> Nerd Nite 38: Mostly Invisible

Nerd Nite 38: Mostly Invisible

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This month we’re exploring below the surface! Go underground with us to hear about fossilized animal burrows and how wastewater in Lawrence is treated and reclaimed. Then we’ll take a look inside your smartphone and be amazed that computers were once made of rocks.

Doors open at 7:30 at Maceli’s and presentations begin at 8. Cover is $1. Food served until 9-ish!

Presenters include:

Renée Whaley: “Let’s Drop a Deuce (Colon) the Future of Wastewater Treatment in Lawrence, Kansas”

Do you ever wonder what happens to water once it goes down the drain? Where do all the offerings to the porcelain princess go? What’s up with all this talk about the city building a second wastewater treatment plant? Wastewater treatment is the totally non-sexy, oft-forgotten sibling to water treatment, but as a community we’re poised to invest $70 million into building a new wastewater treatment plant and currently “sewer” adds the most to your utility bill. This presentation will (hopefully) demystify wastewater treatment, explain why the new plant will be super awesome, and inform you as to why your drains are not magical holes that lead to nothingness.

Renée is a graduate of the University of Kansas where she studied philosophy, and she currently works for the City of Lawrence Utilities Department which goes to show that there is life for humanities majors after school. She is a state certified water and wastewater operator, and in her free time she spoons with her cat, looks at stuff under a microscope and blogs about it (lfkulture.tumblr.com), and lifts like a bro, bro.

Nicole Dzenowski: “Holes in Dirt: What’s Really Going on Down There?”

It’s easy to think that nothing but worms and bugs make their living underground but the ground is practically alive under our feet with all sorts of animals, large and small. This presentation will introduce you to the many unexpected animals that burrow, modern and extinct, and how these burrows can be used by paleontologists to interpret ancient environments and ecosystems.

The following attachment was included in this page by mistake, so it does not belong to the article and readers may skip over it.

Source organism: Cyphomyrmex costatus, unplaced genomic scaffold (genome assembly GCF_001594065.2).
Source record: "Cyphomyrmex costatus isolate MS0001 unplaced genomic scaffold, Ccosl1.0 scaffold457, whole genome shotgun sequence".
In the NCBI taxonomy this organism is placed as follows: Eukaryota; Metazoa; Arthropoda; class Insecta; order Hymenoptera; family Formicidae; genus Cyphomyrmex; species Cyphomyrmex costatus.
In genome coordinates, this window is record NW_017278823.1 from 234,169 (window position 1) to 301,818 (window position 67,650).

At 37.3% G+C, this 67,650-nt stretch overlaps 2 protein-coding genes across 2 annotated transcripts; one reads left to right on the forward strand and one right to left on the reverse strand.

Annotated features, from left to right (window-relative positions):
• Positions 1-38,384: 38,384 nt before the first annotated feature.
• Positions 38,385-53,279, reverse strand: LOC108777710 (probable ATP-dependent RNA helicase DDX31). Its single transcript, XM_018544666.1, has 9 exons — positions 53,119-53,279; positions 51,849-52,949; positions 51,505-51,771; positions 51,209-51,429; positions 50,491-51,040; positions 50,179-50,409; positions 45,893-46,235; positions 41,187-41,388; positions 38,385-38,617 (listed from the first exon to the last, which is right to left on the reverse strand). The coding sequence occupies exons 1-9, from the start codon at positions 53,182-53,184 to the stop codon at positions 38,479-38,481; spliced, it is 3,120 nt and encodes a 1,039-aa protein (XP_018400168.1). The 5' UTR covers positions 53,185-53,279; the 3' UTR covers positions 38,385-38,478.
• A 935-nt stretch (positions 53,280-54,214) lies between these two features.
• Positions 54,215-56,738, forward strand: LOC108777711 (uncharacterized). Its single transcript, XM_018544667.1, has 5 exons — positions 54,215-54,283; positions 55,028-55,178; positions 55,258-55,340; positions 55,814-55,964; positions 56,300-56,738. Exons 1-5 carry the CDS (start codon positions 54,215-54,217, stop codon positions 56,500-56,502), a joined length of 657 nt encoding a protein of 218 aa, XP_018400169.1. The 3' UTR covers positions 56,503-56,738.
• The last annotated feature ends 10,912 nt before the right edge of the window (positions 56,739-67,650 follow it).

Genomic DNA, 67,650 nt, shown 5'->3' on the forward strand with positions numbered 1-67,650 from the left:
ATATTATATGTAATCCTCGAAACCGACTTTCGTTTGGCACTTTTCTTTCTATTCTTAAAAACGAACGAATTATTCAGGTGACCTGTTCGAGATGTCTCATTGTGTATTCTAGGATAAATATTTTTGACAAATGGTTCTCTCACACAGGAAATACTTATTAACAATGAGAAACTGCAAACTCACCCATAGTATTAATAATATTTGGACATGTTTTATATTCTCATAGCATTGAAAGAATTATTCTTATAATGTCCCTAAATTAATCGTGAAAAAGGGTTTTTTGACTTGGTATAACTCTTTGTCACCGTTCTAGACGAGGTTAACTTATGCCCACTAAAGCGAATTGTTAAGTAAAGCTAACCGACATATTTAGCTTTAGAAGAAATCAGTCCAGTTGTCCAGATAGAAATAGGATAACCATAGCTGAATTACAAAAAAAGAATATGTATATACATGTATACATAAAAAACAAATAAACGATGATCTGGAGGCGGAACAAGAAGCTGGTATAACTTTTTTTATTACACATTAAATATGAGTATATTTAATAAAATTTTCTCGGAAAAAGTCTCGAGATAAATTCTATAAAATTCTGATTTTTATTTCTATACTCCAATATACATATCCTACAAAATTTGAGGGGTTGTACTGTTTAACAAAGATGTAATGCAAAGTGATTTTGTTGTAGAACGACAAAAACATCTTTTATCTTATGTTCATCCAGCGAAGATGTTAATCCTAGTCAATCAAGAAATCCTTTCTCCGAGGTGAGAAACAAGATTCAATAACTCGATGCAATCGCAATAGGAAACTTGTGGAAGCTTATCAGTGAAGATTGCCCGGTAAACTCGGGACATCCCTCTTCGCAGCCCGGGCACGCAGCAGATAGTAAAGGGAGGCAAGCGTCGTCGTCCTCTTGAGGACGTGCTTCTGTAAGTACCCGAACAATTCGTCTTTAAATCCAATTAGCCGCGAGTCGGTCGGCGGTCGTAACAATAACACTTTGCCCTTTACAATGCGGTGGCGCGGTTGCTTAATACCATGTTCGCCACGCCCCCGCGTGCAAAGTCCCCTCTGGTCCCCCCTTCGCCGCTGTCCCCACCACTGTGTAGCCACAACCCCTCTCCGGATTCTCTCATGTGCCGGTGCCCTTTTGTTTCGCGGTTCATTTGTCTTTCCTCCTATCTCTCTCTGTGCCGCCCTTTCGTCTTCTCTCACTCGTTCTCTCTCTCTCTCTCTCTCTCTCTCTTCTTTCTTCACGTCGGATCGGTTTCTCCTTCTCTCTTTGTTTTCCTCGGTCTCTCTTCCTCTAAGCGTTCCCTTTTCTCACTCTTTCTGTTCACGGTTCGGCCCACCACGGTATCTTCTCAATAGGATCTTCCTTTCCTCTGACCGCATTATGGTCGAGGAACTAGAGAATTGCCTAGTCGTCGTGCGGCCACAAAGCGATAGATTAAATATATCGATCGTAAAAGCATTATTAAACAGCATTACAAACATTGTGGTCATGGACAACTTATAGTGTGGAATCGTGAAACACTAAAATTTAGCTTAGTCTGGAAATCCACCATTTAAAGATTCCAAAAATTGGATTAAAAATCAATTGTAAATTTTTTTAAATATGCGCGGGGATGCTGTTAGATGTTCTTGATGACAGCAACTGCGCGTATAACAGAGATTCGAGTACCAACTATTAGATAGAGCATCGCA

Nicole is a paleontology Ph.D. student in the geology department at KU. She is interested in all aspects of burrowing in extinct and modern vertebrates. While she thinks all vertebrates are cool, she knows that amphibians are the coolest. Deep down, you know this too. In the few sweet moments she gets outside of school she enjoys sleeping, watching the X-files, listening to Dave Matthews Band, and drinking fancy cocktails.

John Parton: “A Brief History of the Mechanical Computer or: What the F#ck is a Slide Rule?”

The presentation will cover the overall evolution of computational technology from counting pebbles to more sophisticated tools. The modern electronic computer is not a singular invention, but rather a long series of innovations, each improving on the previous work. This talk will give a glimpse at the sometimes obscured foundation of the devices that we use every day.

John is a computer programmer working here in Lawrence. He loves making his brain work on just about any topic he can get his hands on, but his real passions are mathematics and computer science.

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